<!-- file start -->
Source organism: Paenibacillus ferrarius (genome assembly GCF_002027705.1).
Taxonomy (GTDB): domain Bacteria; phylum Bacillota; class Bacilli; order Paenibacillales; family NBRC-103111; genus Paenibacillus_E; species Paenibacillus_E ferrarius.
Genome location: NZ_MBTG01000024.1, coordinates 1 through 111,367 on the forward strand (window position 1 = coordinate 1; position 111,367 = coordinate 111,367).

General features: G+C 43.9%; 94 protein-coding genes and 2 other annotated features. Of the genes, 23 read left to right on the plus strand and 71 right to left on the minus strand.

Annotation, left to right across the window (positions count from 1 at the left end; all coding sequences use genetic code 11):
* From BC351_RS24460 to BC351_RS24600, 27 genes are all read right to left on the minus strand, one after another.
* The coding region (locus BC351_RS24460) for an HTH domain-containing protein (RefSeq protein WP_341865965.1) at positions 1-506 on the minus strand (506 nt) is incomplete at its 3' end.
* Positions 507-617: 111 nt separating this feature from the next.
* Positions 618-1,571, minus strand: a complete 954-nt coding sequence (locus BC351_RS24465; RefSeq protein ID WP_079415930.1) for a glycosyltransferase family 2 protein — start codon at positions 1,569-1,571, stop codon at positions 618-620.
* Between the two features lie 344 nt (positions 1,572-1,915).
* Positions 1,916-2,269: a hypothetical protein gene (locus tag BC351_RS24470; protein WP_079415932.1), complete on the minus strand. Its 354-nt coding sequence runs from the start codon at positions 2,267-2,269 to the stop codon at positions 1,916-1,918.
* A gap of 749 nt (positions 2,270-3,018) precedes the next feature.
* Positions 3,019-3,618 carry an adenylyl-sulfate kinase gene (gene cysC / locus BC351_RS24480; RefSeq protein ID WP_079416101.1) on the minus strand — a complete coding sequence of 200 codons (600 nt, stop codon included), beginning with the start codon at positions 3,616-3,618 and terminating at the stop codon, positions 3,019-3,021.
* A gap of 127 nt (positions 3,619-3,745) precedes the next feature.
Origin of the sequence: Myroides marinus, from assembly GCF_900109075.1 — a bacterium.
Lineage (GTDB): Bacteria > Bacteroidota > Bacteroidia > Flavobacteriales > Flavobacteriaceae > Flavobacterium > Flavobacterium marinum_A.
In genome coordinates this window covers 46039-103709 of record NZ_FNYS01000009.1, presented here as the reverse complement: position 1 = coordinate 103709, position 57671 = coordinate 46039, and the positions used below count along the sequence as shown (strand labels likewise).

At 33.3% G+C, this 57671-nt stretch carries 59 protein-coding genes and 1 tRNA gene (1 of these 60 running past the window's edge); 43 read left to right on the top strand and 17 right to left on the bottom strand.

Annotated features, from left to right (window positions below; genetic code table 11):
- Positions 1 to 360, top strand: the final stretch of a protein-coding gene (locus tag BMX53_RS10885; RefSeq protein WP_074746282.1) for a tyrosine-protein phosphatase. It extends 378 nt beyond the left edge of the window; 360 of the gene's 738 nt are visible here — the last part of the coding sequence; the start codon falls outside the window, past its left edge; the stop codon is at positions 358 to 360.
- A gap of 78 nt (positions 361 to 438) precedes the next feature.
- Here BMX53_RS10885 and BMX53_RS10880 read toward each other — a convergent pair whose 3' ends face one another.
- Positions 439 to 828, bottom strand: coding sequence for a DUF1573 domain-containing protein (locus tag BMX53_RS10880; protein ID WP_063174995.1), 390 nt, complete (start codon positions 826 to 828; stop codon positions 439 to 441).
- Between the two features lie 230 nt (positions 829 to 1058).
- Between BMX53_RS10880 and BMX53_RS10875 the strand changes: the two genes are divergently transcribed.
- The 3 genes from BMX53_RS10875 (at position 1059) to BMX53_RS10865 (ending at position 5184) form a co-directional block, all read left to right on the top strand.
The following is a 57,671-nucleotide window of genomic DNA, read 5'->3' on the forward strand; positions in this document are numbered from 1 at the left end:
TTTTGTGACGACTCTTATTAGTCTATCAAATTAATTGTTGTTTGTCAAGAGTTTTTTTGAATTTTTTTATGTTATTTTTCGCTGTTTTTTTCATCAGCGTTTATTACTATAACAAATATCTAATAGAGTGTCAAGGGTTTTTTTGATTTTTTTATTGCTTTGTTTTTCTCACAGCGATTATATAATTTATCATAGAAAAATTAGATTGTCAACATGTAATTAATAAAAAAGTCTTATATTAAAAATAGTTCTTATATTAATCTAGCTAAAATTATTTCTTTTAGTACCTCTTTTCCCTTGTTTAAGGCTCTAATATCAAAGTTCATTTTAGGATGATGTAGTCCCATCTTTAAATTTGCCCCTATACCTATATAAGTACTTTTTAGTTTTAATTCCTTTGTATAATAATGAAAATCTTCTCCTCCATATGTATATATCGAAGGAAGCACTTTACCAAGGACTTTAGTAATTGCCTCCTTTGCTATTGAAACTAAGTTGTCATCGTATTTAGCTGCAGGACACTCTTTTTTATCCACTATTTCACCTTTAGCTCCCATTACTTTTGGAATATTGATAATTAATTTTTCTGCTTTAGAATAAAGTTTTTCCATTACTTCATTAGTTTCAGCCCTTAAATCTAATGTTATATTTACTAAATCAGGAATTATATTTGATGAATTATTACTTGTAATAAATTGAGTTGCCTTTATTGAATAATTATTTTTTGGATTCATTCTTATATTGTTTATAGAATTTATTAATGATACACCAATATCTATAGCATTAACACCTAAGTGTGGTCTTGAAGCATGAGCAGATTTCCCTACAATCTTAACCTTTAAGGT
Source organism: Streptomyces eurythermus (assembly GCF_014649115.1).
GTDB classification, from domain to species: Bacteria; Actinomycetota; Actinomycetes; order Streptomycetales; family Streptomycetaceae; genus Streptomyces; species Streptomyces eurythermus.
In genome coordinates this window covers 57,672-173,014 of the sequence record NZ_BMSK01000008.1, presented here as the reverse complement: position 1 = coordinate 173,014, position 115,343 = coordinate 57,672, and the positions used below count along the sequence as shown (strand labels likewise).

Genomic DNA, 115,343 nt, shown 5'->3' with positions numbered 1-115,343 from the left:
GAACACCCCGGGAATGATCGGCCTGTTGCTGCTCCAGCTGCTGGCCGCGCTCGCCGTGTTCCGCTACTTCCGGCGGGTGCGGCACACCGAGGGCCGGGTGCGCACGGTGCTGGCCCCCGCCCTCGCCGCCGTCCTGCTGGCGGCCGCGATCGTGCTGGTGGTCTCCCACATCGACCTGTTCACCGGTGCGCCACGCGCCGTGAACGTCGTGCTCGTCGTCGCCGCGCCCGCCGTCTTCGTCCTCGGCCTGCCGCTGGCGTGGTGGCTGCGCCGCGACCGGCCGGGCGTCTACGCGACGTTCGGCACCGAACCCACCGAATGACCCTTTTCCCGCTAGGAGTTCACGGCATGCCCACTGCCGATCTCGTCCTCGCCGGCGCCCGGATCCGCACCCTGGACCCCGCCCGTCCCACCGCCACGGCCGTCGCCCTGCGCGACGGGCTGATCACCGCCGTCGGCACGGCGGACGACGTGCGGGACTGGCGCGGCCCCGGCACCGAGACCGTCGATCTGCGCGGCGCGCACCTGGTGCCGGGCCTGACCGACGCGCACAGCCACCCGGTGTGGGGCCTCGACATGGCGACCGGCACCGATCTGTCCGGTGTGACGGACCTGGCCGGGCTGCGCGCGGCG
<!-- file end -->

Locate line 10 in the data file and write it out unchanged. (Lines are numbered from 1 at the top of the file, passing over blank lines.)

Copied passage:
* Between the two features lie 344 nt (positions 1,572-1,915).